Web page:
Unlike honey bees, MBs carry the pollen in a sac beneath the abdomen. When a female lands on a flower she dives in belly first, right in the middle of the blossom stamens. Whereas a honey bee lands on the side and walks down looking for the nectar site, possibly brushing past the stamen in passing. Each blossom needs up to eight visits to effectively pollinate them. MBs will do a better job, purely because of their approach to each blossom.

It should be obvious that MBs main interest is pollen whereas honey bees interest is nectar for honey making. So with honey bees pollen transfer is accidental, but with MBs, transfer is deliberate. As the honey bee carries the pollen in baskets on the back legs, brushed there when the bee cleans itself, so transfer is accidental.

The MB is a hard worker, visiting hundreds of flowers to charge each egg site with pollen and the increase in fruit crops using them is well documented, in some cases up to a 4 fold increase. Unlike honey bees, they will start earlier in the morning, finish flying later in the day and cool damp weather doesn't prevent them working.

In a few short weeks, the nest tubes are sealed and the larvae then eat through their stores, pupate, then wait in the tubes till next spring before emerging. The outer eggs turn into males, which emerge a few days before the females, then hang around waiting to mate with the emerging females.

Caring for MBs cannot in any way be considered labor intensive. They work without supervision, sealing off their young from predation with mud plugs. Some provision should be made to stop wood peckers accessing the nest site and then late in the fall the nest site should be taken in, opened and the cocoons cleaned to prevent infestation by pollen mites. This is a learning experience and ideally a search on the internet for Mason bees or Blue Orchard bees will supply sites where more information is available and where bees can be purchased.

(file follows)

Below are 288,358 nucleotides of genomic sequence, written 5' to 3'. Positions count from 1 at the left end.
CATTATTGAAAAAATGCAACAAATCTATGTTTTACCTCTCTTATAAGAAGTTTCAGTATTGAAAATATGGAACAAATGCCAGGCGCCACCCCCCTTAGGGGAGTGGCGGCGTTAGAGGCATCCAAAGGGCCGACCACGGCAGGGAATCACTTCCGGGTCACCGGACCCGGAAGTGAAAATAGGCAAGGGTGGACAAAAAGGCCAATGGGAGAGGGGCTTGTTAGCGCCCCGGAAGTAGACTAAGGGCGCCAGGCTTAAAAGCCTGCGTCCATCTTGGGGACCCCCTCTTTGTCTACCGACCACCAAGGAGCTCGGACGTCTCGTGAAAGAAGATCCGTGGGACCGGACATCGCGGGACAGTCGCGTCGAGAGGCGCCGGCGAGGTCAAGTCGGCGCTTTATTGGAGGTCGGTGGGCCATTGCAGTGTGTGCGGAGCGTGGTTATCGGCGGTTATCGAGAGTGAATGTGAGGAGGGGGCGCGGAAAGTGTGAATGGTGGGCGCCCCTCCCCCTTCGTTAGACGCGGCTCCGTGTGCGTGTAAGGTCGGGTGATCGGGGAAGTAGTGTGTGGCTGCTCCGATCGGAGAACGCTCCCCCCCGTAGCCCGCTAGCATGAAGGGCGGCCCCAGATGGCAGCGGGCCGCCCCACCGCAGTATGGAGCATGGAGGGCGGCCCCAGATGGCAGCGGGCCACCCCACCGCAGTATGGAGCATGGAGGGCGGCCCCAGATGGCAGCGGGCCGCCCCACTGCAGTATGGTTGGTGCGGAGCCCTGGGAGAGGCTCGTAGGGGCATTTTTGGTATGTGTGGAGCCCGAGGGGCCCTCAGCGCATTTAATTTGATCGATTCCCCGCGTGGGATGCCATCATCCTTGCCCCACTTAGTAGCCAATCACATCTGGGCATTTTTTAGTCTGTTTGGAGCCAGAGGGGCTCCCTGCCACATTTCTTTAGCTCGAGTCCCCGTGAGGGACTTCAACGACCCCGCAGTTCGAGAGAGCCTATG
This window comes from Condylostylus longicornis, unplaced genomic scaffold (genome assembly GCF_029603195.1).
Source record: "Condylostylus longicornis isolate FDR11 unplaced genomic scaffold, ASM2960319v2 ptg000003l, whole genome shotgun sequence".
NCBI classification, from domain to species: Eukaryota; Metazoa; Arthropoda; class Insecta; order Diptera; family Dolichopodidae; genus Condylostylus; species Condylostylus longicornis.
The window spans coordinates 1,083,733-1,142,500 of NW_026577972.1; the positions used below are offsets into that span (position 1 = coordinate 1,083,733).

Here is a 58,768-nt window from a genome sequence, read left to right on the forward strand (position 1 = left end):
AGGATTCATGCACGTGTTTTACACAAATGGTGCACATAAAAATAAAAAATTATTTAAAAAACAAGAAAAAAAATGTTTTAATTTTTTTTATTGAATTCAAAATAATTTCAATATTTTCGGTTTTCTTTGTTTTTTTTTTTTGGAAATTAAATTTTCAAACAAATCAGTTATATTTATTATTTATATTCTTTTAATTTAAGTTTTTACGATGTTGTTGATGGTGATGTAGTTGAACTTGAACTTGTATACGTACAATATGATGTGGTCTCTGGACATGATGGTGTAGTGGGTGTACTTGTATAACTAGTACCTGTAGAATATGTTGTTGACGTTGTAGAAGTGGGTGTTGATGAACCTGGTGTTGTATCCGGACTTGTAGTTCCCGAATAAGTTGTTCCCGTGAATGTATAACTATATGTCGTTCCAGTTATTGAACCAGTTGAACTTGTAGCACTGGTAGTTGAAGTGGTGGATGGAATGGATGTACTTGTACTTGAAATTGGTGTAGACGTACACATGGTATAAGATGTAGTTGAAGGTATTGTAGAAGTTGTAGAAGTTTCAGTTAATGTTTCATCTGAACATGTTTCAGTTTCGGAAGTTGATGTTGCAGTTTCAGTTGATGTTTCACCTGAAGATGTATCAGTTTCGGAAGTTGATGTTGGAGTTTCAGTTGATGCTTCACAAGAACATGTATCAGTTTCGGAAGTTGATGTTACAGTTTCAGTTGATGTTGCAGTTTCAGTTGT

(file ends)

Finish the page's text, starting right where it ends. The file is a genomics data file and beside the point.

I personally decided not to purchase MBs, but to construct bee boxes to attract the native ones. I have two nest boxes so far and one is populated from last spring. Another is located very close to the old one and is ready to accommodate MBs this spring.

My intention is to cover the populated box with a cardboard box, with ½ inch holes in it, on or about March 15 to allow the MBs to exit but to discourage them from using the old box during this spring and encourage them to use the new box.

Next, I will remove the old box around May 15 and clean it to kill mites and put it up again the next spring.


clipped on: 01.20.2014 at 12:28 am    last updated on: 01.20.2014 at 12:28 am

RE: Has anybody tried baking soda to prevent powdery mildew (Follow-Up #3)

posted by: gardengal48 on 10.01.2013 at 05:23 pm in Hydrangea Forum

This is essentially the same as the Cornell Formula, a fungicide developed by a plant pathologist at Cornell University some 30-40 years ago. Unfortunately, via word of mouth and the Internet, the precise formulation has morphed into something other than the original and these 'revised' recipes may not have the same impact and can even become harmful to plants.

The correct formulation is 2-3 tsp. of baking soda (sodium bicarbonate) to 1G of water with 1 tsp. insecticidal or castile soap (not dish soap or detergent) and/or 1 tsp. horticultural oil (vegetable oil works as well). The baking soda actually alters the pH of the leaf surface, making it inhospitable to the survival of the fungal spores (milk accomplishes much the same process). The oil and soap act as surfactants, helping the mixture adhere to the foliage. You do not necessarily need to add both, however. It is as effective as any other commercial fungicide when mixed and applied properly